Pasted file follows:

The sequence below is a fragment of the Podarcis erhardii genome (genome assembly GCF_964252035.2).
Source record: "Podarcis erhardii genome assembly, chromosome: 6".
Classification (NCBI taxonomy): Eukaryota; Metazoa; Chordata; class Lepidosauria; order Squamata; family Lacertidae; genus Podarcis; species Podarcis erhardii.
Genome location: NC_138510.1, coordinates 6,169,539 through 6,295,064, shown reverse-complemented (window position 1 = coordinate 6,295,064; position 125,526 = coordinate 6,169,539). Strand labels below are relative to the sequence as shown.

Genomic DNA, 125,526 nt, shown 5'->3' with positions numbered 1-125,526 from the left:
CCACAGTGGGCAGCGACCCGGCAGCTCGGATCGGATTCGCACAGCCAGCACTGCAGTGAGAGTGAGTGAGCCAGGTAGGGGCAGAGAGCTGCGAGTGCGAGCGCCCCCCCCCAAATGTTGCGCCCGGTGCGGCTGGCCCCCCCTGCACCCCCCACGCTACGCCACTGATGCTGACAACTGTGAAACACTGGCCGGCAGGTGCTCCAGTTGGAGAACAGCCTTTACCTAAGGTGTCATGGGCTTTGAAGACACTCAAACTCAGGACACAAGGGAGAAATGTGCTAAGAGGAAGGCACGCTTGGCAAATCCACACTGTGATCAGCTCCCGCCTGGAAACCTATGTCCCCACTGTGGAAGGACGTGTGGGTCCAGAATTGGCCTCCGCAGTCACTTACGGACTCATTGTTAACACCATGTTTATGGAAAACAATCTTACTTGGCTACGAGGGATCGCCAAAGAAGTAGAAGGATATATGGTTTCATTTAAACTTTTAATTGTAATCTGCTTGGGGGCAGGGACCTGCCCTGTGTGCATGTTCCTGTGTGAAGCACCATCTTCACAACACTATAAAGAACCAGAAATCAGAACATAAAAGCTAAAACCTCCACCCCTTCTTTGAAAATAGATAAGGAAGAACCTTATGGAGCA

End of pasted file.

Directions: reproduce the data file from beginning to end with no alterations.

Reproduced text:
The sequence below is a fragment of the Podarcis erhardii genome (genome assembly GCF_964252035.2).
Source record: "Podarcis erhardii genome assembly, chromosome: 6".
Classification (NCBI taxonomy): Eukaryota; Metazoa; Chordata; class Lepidosauria; order Squamata; family Lacertidae; genus Podarcis; species Podarcis erhardii.
Genome location: NC_138510.1, coordinates 6,169,539 through 6,295,064, shown reverse-complemented (window position 1 = coordinate 6,295,064; position 125,526 = coordinate 6,169,539). Strand labels below are relative to the sequence as shown.

Genomic DNA, 125,526 nt, shown 5'->3' with positions numbered 1-125,526 from the left:
CCACAGTGGGCAGCGACCCGGCAGCTCGGATCGGATTCGCACAGCCAGCACTGCAGTGAGAGTGAGTGAGCCAGGTAGGGGCAGAGAGCTGCGAGTGCGAGCGCCCCCCCCCAAATGTTGCGCCCGGTGCGGCTGGCCCCCCCTGCACCCCCCACGCTACGCCACTGATGCTGACAACTGTGAAACACTGGCCGGCAGGTGCTCCAGTTGGAGAACAGCCTTTACCTAAGGTGTCATGGGCTTTGAAGACACTCAAACTCAGGACACAAGGGAGAAATGTGCTAAGAGGAAGGCACGCTTGGCAAATCCACACTGTGATCAGCTCCCGCCTGGAAACCTATGTCCCCACTGTGGAAGGACGTGTGGGTCCAGAATTGGCCTCCGCAGTCACTTACGGACTCATTGTTAACACCATGTTTATGGAAAACAATCTTACTTGGCTACGAGGGATCGCCAAAGAAGTAGAAGGATATATGGTTTCATTTAAACTTTTAATTGTAATCTGCTTGGGGGCAGGGACCTGCCCTGTGTGCATGTTCCTGTGTGAAGCACCATCTTCACAACACTATAAAGAACCAGAAATCAGAACATAAAAGCTAAAACCTCCACCCCTTCTTTGAAAATAGATAAGGAAGAACCTTATGGAGCA